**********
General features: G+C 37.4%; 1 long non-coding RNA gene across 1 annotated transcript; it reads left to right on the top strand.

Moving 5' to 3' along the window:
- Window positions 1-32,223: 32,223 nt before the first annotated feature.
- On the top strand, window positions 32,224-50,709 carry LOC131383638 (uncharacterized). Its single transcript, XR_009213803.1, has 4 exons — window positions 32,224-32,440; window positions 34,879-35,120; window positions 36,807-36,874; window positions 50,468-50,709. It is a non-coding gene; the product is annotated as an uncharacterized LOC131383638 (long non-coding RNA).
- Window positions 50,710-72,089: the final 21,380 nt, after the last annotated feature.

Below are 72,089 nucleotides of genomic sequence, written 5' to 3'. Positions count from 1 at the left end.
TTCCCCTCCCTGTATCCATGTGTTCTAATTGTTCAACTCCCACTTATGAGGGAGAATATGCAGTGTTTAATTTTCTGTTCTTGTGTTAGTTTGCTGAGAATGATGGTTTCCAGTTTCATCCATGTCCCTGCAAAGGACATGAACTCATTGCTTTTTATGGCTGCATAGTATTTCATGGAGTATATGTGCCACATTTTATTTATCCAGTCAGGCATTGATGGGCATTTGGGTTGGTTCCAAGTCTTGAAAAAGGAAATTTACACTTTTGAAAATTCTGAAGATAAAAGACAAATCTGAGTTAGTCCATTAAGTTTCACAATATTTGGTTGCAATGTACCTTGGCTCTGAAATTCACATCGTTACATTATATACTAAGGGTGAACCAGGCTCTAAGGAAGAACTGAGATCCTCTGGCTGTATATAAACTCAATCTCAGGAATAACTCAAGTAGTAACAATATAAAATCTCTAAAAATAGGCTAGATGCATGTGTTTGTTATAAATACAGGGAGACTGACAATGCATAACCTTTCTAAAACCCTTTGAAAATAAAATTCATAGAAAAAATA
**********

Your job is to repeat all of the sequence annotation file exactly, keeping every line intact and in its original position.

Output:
General features: G+C 37.4%; 1 long non-coding RNA gene across 1 annotated transcript; it reads left to right on the top strand.

Moving 5' to 3' along the window:
- Window positions 1-32,223: 32,223 nt before the first annotated feature.
- On the top strand, window positions 32,224-50,709 carry LOC131383638 (uncharacterized). Its single transcript, XR_009213803.1, has 4 exons — window positions 32,224-32,440; window positions 34,879-35,120; window positions 36,807-36,874; window positions 50,468-50,709. It is a non-coding gene; the product is annotated as an uncharacterized LOC131383638 (long non-coding RNA).
- Window positions 50,710-72,089: the final 21,380 nt, after the last annotated feature.

Below are 72,089 nucleotides of genomic sequence, written 5' to 3'. Positions count from 1 at the left end.
TTCCCCTCCCTGTATCCATGTGTTCTAATTGTTCAACTCCCACTTATGAGGGAGAATATGCAGTGTTTAATTTTCTGTTCTTGTGTTAGTTTGCTGAGAATGATGGTTTCCAGTTTCATCCATGTCCCTGCAAAGGACATGAACTCATTGCTTTTTATGGCTGCATAGTATTTCATGGAGTATATGTGCCACATTTTATTTATCCAGTCAGGCATTGATGGGCATTTGGGTTGGTTCCAAGTCTTGAAAAAGGAAATTTACACTTTTGAAAATTCTGAAGATAAAAGACAAATCTGAGTTAGTCCATTAAGTTTCACAATATTTGGTTGCAATGTACCTTGGCTCTGAAATTCACATCGTTACATTATATACTAAGGGTGAACCAGGCTCTAAGGAAGAACTGAGATCCTCTGGCTGTATATAAACTCAATCTCAGGAATAACTCAAGTAGTAACAATATAAAATCTCTAAAAATAGGCTAGATGCATGTGTTTGTTATAAATACAGGGAGACTGACAATGCATAACCTTTCTAAAACCCTTTGAAAATAAAATTCATAGAAAAAATA